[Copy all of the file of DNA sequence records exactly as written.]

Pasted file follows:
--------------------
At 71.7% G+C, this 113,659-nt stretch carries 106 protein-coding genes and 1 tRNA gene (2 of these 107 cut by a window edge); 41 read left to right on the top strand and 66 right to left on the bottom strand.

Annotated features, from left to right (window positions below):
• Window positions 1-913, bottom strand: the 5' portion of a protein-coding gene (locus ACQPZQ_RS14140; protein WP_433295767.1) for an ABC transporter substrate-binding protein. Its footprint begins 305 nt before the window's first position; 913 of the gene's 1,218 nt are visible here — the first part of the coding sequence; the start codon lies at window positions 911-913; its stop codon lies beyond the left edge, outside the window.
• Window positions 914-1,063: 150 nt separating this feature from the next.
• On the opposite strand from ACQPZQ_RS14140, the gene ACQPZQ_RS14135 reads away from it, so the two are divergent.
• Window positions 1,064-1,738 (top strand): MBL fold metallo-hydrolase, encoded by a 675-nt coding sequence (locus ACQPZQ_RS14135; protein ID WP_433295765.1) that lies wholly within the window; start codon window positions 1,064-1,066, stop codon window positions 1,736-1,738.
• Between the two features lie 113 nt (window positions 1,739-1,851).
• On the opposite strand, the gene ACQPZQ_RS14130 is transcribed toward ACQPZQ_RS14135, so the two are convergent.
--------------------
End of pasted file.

At 71.7% G+C, this 113,659-nt stretch carries 106 protein-coding genes and 1 tRNA gene (2 of these 107 cut by a window edge); 41 read left to right on the top strand and 66 right to left on the bottom strand.

Annotated features, from left to right (window positions below):
• Window positions 1-913, bottom strand: the 5' portion of a protein-coding gene (locus ACQPZQ_RS14140; protein WP_433295767.1) for an ABC transporter substrate-binding protein. Its footprint begins 305 nt before the window's first position; 913 of the gene's 1,218 nt are visible here — the first part of the coding sequence; the start codon lies at window positions 911-913; its stop codon lies beyond the left edge, outside the window.
• Window positions 914-1,063: 150 nt separating this feature from the next.
• On the opposite strand from ACQPZQ_RS14140, the gene ACQPZQ_RS14135 reads away from it, so the two are divergent.
• Window positions 1,064-1,738 (top strand): MBL fold metallo-hydrolase, encoded by a 675-nt coding sequence (locus ACQPZQ_RS14135; protein ID WP_433295765.1) that lies wholly within the window; start codon window positions 1,064-1,066, stop codon window positions 1,736-1,738.
• Between the two features lie 113 nt (window positions 1,739-1,851).
• On the opposite strand, the gene ACQPZQ_RS14130 is transcribed toward ACQPZQ_RS14135, so the two are convergent.